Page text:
Admit it.  You, yourself, have probably started to drift off during a meeting in which the presenter droned on and on about one topic for hours.  Giving a lengthy speech about a topic usually means the information goes right in one ear and out the other.  Adding some audience participation can go a long way.  Games, hands-on activities, demonstrations, role-playing, and even trips outside of the meeting room or anything else which requires your audience to be an active part of the meeting can help keep everyone’s interest through the duration of your meeting. 

2.  Get employees involved in planning

Ask your employees what they do and don’t like about your meetings and use their suggestions to change things up.  Maybe appoint a different employee to come up with ideas for each meeting or to gather information for you.  When people have a say in what they’ll be doing, they’re often more engaged. 

3.  Offer Prizes and Contests

Good, old-fashioned bribery is always an option when it comes to getting people motivated.  Offer some sort of raffle or contest that allows meeting attendees to win a prize.   Or maybe at the end of your meeting, you can have a “pop quiz,” and the person who is able to answer the most questions, gets a prize.  The possibilities are endless.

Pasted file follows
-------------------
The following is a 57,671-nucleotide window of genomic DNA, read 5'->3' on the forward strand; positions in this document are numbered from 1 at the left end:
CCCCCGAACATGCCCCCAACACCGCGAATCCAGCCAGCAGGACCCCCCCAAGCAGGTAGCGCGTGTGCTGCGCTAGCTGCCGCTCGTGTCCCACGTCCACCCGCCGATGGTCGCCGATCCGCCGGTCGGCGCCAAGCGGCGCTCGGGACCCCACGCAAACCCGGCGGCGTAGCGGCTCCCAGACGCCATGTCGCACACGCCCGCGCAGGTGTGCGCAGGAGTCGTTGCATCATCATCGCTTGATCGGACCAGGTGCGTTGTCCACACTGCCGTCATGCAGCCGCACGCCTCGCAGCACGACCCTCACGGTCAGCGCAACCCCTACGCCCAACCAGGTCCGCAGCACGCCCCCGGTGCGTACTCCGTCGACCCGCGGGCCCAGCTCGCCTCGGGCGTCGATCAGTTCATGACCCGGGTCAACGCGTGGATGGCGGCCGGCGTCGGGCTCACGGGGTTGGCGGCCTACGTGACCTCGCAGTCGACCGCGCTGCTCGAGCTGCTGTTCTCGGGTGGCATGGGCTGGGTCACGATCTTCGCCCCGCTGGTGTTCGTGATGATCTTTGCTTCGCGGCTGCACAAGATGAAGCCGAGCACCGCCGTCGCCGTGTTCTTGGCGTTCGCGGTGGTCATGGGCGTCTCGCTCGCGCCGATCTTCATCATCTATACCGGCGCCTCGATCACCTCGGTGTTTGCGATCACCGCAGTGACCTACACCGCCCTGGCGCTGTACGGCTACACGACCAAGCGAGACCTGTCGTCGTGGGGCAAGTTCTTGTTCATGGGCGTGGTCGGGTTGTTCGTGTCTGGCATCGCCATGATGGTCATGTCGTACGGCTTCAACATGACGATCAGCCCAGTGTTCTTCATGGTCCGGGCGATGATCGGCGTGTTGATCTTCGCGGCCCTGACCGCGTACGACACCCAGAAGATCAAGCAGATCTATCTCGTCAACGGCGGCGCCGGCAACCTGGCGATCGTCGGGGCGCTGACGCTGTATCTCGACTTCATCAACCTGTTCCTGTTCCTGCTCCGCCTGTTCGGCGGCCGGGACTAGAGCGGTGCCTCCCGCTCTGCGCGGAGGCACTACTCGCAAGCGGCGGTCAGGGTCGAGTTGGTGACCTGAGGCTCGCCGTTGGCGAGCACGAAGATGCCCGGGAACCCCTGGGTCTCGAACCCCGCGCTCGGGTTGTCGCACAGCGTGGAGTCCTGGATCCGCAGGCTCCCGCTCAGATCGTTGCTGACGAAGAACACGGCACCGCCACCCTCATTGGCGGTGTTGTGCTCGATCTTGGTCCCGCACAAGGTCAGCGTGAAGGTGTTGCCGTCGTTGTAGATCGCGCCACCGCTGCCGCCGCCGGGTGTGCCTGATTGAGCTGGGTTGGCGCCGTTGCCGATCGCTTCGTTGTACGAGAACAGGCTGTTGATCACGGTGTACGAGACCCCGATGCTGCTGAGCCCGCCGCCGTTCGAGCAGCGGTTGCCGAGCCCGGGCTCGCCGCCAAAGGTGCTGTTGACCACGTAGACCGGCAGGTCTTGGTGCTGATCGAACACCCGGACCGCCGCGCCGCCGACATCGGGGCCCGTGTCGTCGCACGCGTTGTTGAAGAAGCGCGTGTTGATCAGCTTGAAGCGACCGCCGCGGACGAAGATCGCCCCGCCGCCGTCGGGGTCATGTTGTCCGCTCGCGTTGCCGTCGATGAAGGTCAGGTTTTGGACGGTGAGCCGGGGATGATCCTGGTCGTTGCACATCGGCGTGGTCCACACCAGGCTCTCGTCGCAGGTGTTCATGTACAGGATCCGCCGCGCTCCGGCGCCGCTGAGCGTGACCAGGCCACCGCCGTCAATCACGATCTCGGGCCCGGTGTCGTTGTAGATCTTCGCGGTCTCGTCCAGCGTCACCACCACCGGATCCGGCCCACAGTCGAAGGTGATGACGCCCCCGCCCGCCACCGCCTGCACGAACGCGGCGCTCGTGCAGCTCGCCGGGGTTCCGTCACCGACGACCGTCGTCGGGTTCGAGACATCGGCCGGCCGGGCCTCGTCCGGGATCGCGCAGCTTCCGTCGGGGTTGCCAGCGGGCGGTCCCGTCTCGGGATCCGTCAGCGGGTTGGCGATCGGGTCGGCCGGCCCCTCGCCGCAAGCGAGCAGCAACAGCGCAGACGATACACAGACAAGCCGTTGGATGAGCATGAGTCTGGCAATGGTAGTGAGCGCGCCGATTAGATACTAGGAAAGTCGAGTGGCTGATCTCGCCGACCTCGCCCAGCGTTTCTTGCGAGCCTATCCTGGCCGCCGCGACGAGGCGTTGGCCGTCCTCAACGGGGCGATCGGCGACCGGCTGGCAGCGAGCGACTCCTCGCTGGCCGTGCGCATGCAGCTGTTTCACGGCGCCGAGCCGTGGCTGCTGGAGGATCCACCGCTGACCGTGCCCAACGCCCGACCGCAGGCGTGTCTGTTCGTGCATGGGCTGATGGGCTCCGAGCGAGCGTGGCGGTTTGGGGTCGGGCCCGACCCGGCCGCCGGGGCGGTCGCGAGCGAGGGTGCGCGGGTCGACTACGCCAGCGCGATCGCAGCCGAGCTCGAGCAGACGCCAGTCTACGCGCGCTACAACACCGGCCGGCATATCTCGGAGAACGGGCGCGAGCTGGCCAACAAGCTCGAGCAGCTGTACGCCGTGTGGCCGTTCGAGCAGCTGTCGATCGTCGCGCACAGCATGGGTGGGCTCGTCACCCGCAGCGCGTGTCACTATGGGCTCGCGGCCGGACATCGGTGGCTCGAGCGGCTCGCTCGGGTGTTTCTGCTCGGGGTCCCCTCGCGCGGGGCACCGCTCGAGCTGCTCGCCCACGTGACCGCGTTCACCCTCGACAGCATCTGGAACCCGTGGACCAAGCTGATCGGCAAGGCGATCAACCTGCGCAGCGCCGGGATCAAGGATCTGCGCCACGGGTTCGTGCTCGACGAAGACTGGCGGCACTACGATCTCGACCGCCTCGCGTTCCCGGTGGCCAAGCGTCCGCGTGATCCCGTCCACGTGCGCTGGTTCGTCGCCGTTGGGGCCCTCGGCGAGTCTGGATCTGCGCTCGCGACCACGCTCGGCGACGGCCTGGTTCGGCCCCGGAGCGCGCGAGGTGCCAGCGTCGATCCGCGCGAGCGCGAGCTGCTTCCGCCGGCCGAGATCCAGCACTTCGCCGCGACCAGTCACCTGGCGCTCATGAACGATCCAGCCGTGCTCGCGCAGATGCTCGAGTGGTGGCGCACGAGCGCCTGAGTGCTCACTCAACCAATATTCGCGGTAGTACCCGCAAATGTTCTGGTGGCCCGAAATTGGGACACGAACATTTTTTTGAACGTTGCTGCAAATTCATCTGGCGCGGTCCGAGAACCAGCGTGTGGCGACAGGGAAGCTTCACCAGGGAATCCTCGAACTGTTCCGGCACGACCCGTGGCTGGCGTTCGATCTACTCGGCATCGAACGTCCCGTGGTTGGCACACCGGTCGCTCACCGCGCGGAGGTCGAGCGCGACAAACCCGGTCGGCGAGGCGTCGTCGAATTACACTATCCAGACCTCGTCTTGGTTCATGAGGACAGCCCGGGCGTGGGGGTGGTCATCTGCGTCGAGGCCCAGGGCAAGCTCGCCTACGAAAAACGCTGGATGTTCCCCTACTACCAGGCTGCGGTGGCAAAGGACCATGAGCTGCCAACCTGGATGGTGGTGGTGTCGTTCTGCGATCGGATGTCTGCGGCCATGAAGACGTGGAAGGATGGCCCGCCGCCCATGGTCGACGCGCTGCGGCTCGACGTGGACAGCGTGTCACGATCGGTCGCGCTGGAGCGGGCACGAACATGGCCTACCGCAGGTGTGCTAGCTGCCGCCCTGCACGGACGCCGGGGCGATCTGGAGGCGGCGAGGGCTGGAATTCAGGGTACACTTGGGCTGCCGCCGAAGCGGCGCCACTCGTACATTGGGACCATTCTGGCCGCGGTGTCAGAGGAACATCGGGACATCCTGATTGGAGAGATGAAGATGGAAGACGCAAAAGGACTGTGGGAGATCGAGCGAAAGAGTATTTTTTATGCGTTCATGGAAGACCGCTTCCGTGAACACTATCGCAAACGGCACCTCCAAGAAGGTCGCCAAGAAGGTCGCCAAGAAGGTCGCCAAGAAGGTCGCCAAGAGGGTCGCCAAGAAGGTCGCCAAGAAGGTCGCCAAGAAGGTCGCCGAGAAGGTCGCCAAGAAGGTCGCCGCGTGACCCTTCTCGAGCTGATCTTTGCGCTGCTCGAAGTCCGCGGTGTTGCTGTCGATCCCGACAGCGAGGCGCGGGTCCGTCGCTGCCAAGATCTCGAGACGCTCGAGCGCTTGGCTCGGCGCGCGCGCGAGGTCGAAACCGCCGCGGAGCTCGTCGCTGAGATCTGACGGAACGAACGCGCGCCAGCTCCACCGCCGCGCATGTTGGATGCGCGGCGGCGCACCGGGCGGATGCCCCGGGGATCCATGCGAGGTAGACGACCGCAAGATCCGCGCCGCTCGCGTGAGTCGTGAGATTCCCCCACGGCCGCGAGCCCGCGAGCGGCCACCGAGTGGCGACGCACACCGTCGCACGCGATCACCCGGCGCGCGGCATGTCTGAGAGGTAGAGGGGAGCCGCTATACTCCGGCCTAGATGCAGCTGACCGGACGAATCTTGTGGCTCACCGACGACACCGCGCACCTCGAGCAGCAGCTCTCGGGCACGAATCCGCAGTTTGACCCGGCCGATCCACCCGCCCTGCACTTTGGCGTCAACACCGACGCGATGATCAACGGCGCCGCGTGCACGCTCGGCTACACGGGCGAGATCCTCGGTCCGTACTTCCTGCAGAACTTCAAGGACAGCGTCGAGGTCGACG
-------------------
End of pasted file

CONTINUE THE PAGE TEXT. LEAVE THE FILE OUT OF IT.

4.  Use Audio Visual Equipment Rentals

Projectors, plasmas, and other audio visual equipment can perk up even the dullest of meeting rooms.  Imagine your content being projected on a large screen, in bright colors, with music or other sound to back it up.  The right equipment can turn your boring powerpoint presentation into an engaging activity that holds everyone’s interest.  And if you don’t have equipment on hand or spending thousands of dollars for equipment you don’t use very often isn’t in your budget, a rental firm like Rentacomputer.com is a great option.  You can rent the equipment for just the time you need it, and even have it delivered and picked up to and from any location.  Just call 1-800-736-8772 to find out more!

Remember, meetings can easily become boring and people work better when they are energized and motivated.  Wouldn’t you rather see your employees laughing and relaxed verses falling asleep at your meetings?  I know I would!